This letter from Senate Minority Leader Mitch McConnell (he didn't actually write it, but still) to a constituent on the topic of legalizing marijuana shows how difficult it is to convincingly defend the federal ban on a drug that is less dangerous than the alcohol or cigarettes you can pick up on any street corner in New York. You pretty much have to just make things up:
"Because of the harm that substances like marijuana and other narcotics pose to our society, I have concerns about this legislation. The detrimental effects of drugs have been well documented: short-term memory loss, loss of core motor functions, heightened risk of lung disease, and even death," McConnell wrote.
Death! What is this, Reefer Madness? Where are all these well-documented cases of marijuana causing death? To overdose on marijuana, according to a 1988 DEA report, you would "theoretically have to consume nearly 1,500 pounds of marijuana" — this much — "within about fifteen minutes." Longer term, marijuana doesn't harm lung function even after decades of use, and, oddly enough, may even improve it, according to a major recent study.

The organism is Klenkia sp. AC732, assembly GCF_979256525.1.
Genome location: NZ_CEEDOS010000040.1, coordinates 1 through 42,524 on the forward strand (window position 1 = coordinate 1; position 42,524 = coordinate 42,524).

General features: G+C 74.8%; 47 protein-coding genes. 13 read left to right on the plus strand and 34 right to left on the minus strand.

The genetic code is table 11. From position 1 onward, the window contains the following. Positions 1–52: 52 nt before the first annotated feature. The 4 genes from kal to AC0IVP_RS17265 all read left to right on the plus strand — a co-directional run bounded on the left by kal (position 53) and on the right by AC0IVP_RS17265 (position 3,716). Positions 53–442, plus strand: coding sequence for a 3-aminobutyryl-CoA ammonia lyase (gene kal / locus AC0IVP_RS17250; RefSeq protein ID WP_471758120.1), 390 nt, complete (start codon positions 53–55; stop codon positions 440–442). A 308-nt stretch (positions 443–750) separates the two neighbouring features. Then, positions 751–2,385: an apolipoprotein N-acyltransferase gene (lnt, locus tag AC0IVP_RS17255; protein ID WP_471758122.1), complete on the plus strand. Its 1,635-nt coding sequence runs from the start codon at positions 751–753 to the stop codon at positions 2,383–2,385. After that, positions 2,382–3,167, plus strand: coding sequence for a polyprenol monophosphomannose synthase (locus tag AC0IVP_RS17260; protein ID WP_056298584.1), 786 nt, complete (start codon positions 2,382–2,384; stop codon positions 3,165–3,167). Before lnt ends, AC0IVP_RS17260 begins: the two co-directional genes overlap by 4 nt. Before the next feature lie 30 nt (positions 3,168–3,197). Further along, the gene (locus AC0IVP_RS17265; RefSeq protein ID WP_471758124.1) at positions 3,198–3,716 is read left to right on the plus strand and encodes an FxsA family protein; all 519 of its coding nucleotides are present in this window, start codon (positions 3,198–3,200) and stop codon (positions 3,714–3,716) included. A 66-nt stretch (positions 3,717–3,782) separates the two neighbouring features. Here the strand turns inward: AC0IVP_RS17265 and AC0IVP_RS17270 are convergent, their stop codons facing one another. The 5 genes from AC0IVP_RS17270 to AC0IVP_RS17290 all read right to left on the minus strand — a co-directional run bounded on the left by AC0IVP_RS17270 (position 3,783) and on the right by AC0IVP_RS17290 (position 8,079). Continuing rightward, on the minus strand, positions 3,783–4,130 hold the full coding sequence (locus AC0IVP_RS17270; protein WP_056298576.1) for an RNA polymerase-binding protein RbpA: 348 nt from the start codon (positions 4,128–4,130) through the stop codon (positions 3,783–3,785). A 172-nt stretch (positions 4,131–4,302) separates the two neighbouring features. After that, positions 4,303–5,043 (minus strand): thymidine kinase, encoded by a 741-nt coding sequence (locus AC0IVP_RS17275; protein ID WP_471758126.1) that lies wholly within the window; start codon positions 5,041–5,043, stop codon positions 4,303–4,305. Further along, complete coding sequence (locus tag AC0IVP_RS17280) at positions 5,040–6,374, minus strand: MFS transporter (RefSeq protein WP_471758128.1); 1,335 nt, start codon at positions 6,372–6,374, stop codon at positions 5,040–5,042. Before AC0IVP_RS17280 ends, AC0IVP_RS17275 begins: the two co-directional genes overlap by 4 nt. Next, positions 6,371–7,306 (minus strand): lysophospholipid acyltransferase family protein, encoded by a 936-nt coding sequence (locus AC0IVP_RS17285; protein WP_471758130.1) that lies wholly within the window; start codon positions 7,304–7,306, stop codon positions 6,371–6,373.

To be totally fair, McConnell's letter didn't directly, explicitly say that marijuana can kill you. It very subtly only made that claim about "drugs" in general. "Everyone from the Obama administration on down agrees that drug use has had serious consequences, including deaths," a McConnell spokesperson tells the Huffington Post. "The letter makes that clear."
Except, McConnell's constituent, and very few people nationwide, are asking for all drugs to be legalized. Just weed. If you have to lump marijuana together with all other drugs in order to make it sound scary, that would seem to indicate that it's not actually very scary.